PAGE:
• Organs of the large animals of the sea, inner layer of the skin of whale which is high in vitamin C
  • Bulk of their diet was fish and large animal life from the sea from which they selected certain organs and tissues with great care.
  • The nutrition provided ample amounts of fat-soluble activators and minerals.


Primitive North American Indians, Northern Canada   Diet – meat especially organ meat and bone marrow, some plant matter. No dairy, grains, sugar, refined flour or vegetable oils.

  • In winter it reached -70 degrees which made the possibility of maintaining dairy animals or growing seeds, cereals or fruit impossible.
  • The diet was almost entirely limited to wild animals – mainly moose and caribou.
  • Great emphasis was placed on eating the organs, including the walls of parts of the digestive tract.
  • They got Vitamin C by eating the adrenal glands and organs of moose.
  • They also cracked open the bones and ate the bone marrow, this was especially important for the children.
  • Much of the muscle meat was fed to the dogs.
  • Bark and buds of trees were eaten.
  • Plants in the 3 months of summer were included.
  • Most of their fat-soluble vitamins and their minerals came from the organs of the animals.


Isolated and modernized Melanesians, 1934, New Caledonia and Fiji

  • Coated the surface of the body with coconut oil to protect from the sun.
  • Depended greatly on shell fish and various scale fish.
  • Assortment of plant roots and fruits, raw and cooked.
  • Taro was an important factor in the nutrition. It was often fermented.


On Viti Levu, one of the larger islands of the Pacific Ocean   Weston Price hoped “to find if possible, plants or fruits which together, without the use of animal products, were capable of providing all the requirements of the body for growth and for maintenance of good health and a high state of physical efficiency”   Instead, he found that the people living inland (mainly on plant foods) required food from the sea at least every 3 months. No places were found where the native plant foods were not supplemented by seafoods.


Isolated and Modernized Polynesians, Tutuila

  • Seafoods including many shell fish.
  • Octopus, sea crab and the beche-de-mere eaten raw.
  • Fermented taro.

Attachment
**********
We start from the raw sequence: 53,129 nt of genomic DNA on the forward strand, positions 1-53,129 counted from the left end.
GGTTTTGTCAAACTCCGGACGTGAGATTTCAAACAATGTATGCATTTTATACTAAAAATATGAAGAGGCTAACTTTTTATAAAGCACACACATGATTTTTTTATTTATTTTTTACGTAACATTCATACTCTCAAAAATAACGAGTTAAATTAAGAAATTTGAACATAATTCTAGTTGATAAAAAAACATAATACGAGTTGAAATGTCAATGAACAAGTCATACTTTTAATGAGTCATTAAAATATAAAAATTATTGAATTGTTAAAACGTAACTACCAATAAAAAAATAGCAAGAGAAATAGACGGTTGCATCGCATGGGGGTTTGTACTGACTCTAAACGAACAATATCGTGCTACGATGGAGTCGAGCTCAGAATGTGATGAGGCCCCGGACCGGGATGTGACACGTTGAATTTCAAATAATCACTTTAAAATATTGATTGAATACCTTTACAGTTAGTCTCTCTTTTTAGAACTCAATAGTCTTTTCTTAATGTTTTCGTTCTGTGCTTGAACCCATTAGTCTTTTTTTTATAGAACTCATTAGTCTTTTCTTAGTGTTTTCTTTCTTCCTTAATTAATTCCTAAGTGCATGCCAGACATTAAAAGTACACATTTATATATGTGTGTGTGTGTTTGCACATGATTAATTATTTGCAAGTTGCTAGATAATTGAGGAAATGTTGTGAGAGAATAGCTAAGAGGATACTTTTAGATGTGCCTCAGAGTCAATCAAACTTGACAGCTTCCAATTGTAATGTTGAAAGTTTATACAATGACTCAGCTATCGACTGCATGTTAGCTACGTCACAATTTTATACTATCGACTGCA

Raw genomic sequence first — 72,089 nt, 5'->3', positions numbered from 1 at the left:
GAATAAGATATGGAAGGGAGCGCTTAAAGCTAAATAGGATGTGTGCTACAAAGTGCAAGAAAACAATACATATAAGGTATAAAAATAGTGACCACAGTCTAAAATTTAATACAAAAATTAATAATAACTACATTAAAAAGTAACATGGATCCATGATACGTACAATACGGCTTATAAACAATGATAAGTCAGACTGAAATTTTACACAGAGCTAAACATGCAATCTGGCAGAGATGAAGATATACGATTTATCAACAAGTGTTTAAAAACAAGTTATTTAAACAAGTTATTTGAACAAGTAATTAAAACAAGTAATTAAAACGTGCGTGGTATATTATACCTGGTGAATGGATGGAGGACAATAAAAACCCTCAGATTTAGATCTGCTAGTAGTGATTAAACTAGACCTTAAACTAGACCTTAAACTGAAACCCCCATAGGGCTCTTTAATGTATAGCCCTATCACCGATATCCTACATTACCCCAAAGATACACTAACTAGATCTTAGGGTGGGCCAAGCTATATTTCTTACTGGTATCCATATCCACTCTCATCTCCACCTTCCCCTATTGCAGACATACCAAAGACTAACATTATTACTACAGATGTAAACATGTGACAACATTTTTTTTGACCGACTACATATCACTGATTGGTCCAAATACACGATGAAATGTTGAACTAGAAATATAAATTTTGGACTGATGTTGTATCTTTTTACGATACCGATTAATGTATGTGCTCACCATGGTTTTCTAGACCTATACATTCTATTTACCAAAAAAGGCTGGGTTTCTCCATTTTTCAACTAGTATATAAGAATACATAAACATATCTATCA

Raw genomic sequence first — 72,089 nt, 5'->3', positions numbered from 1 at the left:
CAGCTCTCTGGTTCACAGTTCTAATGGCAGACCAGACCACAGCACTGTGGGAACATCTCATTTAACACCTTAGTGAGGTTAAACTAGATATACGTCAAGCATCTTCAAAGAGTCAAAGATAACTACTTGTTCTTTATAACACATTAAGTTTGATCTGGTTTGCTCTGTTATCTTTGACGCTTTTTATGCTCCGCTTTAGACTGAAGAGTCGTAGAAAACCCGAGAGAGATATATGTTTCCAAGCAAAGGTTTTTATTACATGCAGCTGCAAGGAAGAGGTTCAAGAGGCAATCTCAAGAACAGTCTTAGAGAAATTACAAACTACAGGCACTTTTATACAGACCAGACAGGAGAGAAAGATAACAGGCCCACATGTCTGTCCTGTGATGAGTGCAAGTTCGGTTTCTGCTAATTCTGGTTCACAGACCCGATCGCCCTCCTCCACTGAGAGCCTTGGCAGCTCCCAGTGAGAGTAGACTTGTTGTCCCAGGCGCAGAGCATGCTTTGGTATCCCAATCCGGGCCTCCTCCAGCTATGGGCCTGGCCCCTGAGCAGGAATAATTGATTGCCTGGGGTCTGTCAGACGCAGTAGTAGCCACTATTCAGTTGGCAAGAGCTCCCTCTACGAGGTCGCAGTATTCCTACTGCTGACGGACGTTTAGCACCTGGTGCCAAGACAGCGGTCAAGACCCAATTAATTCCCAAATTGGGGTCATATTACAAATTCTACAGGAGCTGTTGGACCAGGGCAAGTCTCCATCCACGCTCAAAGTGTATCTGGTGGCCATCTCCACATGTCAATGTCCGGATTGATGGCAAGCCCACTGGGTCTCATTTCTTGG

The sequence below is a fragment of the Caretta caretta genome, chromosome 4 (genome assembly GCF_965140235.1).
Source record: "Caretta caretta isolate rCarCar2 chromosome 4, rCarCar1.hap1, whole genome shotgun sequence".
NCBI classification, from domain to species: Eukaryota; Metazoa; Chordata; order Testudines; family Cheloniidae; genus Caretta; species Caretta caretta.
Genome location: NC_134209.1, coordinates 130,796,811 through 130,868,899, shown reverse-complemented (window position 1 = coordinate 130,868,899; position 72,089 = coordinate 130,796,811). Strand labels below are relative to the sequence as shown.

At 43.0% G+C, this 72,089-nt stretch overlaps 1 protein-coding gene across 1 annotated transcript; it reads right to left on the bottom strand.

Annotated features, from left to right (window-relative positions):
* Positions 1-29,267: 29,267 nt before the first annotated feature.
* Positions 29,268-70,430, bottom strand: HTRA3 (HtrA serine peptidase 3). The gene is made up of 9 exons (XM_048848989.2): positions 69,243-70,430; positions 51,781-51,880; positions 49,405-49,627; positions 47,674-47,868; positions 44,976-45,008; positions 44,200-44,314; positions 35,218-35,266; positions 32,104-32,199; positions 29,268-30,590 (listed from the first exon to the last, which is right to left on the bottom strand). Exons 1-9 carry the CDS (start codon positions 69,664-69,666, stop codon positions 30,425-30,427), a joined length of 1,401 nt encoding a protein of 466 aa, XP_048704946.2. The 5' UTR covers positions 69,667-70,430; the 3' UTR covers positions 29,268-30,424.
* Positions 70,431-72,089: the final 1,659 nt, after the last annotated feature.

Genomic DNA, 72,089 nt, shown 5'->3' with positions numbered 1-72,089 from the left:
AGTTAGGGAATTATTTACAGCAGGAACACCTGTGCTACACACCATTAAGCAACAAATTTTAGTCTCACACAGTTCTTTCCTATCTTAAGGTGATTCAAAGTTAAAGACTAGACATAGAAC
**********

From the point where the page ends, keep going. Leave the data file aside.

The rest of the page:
• Fat soluble vitamins and many of the minerals were supplied by the shell-fish and other animal life from the sea.


Isolated and modernized African tribes, 1935, 30 different tribes were visited.

The interest here was to look at people who did not have access to animal life from the sea.   In 13 tribes they did not meet a single individual with irregular teeth and in 6 tribes there was not a single tooth attacked by dental caries nor a single malformed dental arch.

  • The tribes used sweet potatoes, beans and some cereals.
  • Where they lived near fresh water streams and lakes, large quantities of fish were eaten.
  • Goats and cattle were domesticated by many tribes.
  • They used wild animal life liberally.
  • Insects provided a lot of their nutrition. Parts of Africa are plagued by vast swarms of locusts. These are gathered in large quantities, to be cooked for immediate use or dried and ground into a flour for later use. They provide a rich source of minerals and vitamins.
  • They used the cereals maize, beans, linga linga, millet and Kafir corn, cooked or roasted. Most of these were ground just before cooking.


The Nilotic tribes were chiefly herders of cattle and goats and lived primarily on dairy products, including milk and blood, with some meat, and with a varying percentage of vegetable foods. These tribes were characterized by superb physical development.


The Masai for their food throughout the centuries depended very largely on milk, meat and blood, reinforced with vegetables and fruit. Blood is used raw, just as the milk is. In a study of 2516 teeth only 0.4% of the teeth had been attacked by tooth decay.

Masai Tall Paleo


The Kikuyu tribe in Kenya – chief articles of diet are sweet potatoes, corn, beans, bananas and millet. The Kikuyus are not as tall as the Masai and physically they are much less rugged.   He looked at several other tribes and found the agriculturists (eating mainly corn, beans, millet, sweet potatoes, bananas and other grains) were physically “not as well built as either the tribes using dairy products liberally or those using fish from the fresh water lakes and streams”


The Pygmies, Ituru Forest, Belgian Congo

Pygmies Paleo

Diet – fish, insects, plants. No sugar, refined flour or vegetable oils.

  • Depended to a great extent on fresh water fish.
  • Insects are very rich in special food values at certain seasons, also their eggs were valuable foods.
  • They used ant eggs and ants. One of the great luxuries was a type of ant pie.
  • A fly that hatched in enormous quantities in Lake Victoria was gathered and used fresh and dried.


Anglo-Egyptian Sudan – these tribes had superb physical development with many women being 6 feet tall and men even taller, plus almost 100% immunity to cavities   Diet – animal life of the Nile, dairy products, milk and blood from the herds. No sugar, refined flour or vegetable oils.